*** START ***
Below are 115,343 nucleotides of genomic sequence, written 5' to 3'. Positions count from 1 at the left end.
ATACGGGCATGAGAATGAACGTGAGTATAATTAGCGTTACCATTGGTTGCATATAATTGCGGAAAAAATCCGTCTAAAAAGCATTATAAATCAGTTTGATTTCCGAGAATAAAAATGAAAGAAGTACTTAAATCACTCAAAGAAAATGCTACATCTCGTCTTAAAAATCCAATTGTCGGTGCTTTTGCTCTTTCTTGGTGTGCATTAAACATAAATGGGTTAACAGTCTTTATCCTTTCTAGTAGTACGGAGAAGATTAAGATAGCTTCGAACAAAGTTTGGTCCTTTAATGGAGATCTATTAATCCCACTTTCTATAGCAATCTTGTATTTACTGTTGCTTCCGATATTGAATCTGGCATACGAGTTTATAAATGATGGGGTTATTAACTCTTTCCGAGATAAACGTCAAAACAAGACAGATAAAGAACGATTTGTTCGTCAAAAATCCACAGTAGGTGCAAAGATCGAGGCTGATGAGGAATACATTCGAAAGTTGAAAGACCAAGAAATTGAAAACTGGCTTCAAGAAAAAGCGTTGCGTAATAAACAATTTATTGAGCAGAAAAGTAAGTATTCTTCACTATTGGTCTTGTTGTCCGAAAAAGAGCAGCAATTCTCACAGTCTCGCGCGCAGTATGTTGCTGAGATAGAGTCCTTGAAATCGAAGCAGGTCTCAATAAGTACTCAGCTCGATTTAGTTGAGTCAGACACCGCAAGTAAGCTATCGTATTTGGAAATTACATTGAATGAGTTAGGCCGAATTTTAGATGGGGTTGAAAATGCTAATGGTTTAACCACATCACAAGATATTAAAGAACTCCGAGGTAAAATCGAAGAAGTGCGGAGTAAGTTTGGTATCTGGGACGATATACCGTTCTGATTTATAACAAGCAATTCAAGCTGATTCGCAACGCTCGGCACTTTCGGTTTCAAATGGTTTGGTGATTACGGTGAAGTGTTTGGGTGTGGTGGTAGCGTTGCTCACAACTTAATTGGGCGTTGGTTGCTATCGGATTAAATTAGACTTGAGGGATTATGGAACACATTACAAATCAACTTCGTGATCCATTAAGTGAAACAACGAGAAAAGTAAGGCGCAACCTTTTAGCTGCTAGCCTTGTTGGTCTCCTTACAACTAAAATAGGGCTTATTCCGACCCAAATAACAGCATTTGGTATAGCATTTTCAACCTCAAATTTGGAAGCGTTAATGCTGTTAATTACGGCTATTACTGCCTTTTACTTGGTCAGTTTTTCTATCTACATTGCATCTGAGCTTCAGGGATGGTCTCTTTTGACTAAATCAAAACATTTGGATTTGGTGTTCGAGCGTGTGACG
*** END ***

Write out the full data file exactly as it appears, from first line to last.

Below are 115,343 nucleotides of genomic sequence, written 5' to 3'. Positions count from 1 at the left end.
ATACGGGCATGAGAATGAACGTGAGTATAATTAGCGTTACCATTGGTTGCATATAATTGCGGAAAAAATCCGTCTAAAAAGCATTATAAATCAGTTTGATTTCCGAGAATAAAAATGAAAGAAGTACTTAAATCACTCAAAGAAAATGCTACATCTCGTCTTAAAAATCCAATTGTCGGTGCTTTTGCTCTTTCTTGGTGTGCATTAAACATAAATGGGTTAACAGTCTTTATCCTTTCTAGTAGTACGGAGAAGATTAAGATAGCTTCGAACAAAGTTTGGTCCTTTAATGGAGATCTATTAATCCCACTTTCTATAGCAATCTTGTATTTACTGTTGCTTCCGATATTGAATCTGGCATACGAGTTTATAAATGATGGGGTTATTAACTCTTTCCGAGATAAACGTCAAAACAAGACAGATAAAGAACGATTTGTTCGTCAAAAATCCACAGTAGGTGCAAAGATCGAGGCTGATGAGGAATACATTCGAAAGTTGAAAGACCAAGAAATTGAAAACTGGCTTCAAGAAAAAGCGTTGCGTAATAAACAATTTATTGAGCAGAAAAGTAAGTATTCTTCACTATTGGTCTTGTTGTCCGAAAAAGAGCAGCAATTCTCACAGTCTCGCGCGCAGTATGTTGCTGAGATAGAGTCCTTGAAATCGAAGCAGGTCTCAATAAGTACTCAGCTCGATTTAGTTGAGTCAGACACCGCAAGTAAGCTATCGTATTTGGAAATTACATTGAATGAGTTAGGCCGAATTTTAGATGGGGTTGAAAATGCTAATGGTTTAACCACATCACAAGATATTAAAGAACTCCGAGGTAAAATCGAAGAAGTGCGGAGTAAGTTTGGTATCTGGGACGATATACCGTTCTGATTTATAACAAGCAATTCAAGCTGATTCGCAACGCTCGGCACTTTCGGTTTCAAATGGTTTGGTGATTACGGTGAAGTGTTTGGGTGTGGTGGTAGCGTTGCTCACAACTTAATTGGGCGTTGGTTGCTATCGGATTAAATTAGACTTGAGGGATTATGGAACACATTACAAATCAACTTCGTGATCCATTAAGTGAAACAACGAGAAAAGTAAGGCGCAACCTTTTAGCTGCTAGCCTTGTTGGTCTCCTTACAACTAAAATAGGGCTTATTCCGACCCAAATAACAGCATTTGGTATAGCATTTTCAACCTCAAATTTGGAAGCGTTAATGCTGTTAATTACGGCTATTACTGCCTTTTACTTGGTCAGTTTTTCTATCTACATTGCATCTGAGCTTCAGGGATGGTCTCTTTTGACTAAATCAAAACATTTGGATTTGGTGTTCGAGCGTGTGACG